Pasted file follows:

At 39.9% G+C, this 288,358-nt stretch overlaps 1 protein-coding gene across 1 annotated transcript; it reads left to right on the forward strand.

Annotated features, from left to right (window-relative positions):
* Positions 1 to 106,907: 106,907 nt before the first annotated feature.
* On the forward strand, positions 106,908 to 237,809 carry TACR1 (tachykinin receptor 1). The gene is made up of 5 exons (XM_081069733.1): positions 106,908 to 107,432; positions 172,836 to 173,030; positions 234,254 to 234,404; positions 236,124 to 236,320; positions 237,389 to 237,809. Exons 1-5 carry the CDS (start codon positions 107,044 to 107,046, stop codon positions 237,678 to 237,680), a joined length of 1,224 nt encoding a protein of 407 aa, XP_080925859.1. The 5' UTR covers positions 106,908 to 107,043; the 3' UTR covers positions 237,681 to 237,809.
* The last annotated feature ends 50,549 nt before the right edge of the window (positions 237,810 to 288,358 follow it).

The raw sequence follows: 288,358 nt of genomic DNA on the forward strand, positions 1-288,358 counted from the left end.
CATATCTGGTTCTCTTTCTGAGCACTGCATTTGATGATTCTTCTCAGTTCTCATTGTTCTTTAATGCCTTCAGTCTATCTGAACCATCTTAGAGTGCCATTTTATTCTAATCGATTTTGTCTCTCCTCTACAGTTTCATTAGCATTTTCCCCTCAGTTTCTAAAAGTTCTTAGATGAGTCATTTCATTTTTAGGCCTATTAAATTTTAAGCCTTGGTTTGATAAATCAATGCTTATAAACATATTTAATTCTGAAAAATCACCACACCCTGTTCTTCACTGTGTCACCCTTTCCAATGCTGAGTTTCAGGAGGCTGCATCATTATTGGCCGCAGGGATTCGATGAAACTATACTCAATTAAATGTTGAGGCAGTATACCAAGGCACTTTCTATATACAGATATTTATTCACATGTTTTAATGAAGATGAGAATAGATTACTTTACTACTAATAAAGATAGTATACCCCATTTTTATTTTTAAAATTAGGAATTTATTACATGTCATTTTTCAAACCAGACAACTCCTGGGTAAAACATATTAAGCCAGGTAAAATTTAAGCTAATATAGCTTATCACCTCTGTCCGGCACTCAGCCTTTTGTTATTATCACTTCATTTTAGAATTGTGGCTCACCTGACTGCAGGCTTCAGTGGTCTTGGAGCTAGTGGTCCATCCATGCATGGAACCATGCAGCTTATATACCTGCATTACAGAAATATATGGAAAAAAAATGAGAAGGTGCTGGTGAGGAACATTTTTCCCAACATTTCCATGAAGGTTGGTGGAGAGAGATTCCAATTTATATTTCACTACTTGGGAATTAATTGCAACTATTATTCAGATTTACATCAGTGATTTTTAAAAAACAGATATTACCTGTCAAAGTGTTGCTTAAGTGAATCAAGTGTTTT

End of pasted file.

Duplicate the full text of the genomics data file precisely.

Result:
At 39.9% G+C, this 288,358-nt stretch overlaps 1 protein-coding gene across 1 annotated transcript; it reads left to right on the forward strand.

Annotated features, from left to right (window-relative positions):
* Positions 1 to 106,907: 106,907 nt before the first annotated feature.
* On the forward strand, positions 106,908 to 237,809 carry TACR1 (tachykinin receptor 1). The gene is made up of 5 exons (XM_081069733.1): positions 106,908 to 107,432; positions 172,836 to 173,030; positions 234,254 to 234,404; positions 236,124 to 236,320; positions 237,389 to 237,809. Exons 1-5 carry the CDS (start codon positions 107,044 to 107,046, stop codon positions 237,678 to 237,680), a joined length of 1,224 nt encoding a protein of 407 aa, XP_080925859.1. The 5' UTR covers positions 106,908 to 107,043; the 3' UTR covers positions 237,681 to 237,809.
* The last annotated feature ends 50,549 nt before the right edge of the window (positions 237,810 to 288,358 follow it).

The raw sequence follows: 288,358 nt of genomic DNA on the forward strand, positions 1-288,358 counted from the left end.
CATATCTGGTTCTCTTTCTGAGCACTGCATTTGATGATTCTTCTCAGTTCTCATTGTTCTTTAATGCCTTCAGTCTATCTGAACCATCTTAGAGTGCCATTTTATTCTAATCGATTTTGTCTCTCCTCTACAGTTTCATTAGCATTTTCCCCTCAGTTTCTAAAAGTTCTTAGATGAGTCATTTCATTTTTAGGCCTATTAAATTTTAAGCCTTGGTTTGATAAATCAATGCTTATAAACATATTTAATTCTGAAAAATCACCACACCCTGTTCTTCACTGTGTCACCCTTTCCAATGCTGAGTTTCAGGAGGCTGCATCATTATTGGCCGCAGGGATTCGATGAAACTATACTCAATTAAATGTTGAGGCAGTATACCAAGGCACTTTCTATATACAGATATTTATTCACATGTTTTAATGAAGATGAGAATAGATTACTTTACTACTAATAAAGATAGTATACCCCATTTTTATTTTTAAAATTAGGAATTTATTACATGTCATTTTTCAAACCAGACAACTCCTGGGTAAAACATATTAAGCCAGGTAAAATTTAAGCTAATATAGCTTATCACCTCTGTCCGGCACTCAGCCTTTTGTTATTATCACTTCATTTTAGAATTGTGGCTCACCTGACTGCAGGCTTCAGTGGTCTTGGAGCTAGTGGTCCATCCATGCATGGAACCATGCAGCTTATATACCTGCATTACAGAAATATATGGAAAAAAAATGAGAAGGTGCTGGTGAGGAACATTTTTCCCAACATTTCCATGAAGGTTGGTGGAGAGAGATTCCAATTTATATTTCACTACTTGGGAATTAATTGCAACTATTATTCAGATTTACATCAGTGATTTTTAAAAAACAGATATTACCTGTCAAAGTGTTGCTTAAGTGAATCAAGTGTTTT